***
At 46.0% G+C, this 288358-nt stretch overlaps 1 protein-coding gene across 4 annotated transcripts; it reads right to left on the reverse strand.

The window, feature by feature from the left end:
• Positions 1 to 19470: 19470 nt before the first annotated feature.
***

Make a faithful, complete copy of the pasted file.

At 46.0% G+C, this 288358-nt stretch overlaps 1 protein-coding gene across 4 annotated transcripts; it reads right to left on the reverse strand.

The window, feature by feature from the left end:
• Positions 1 to 19470: 19470 nt before the first annotated feature.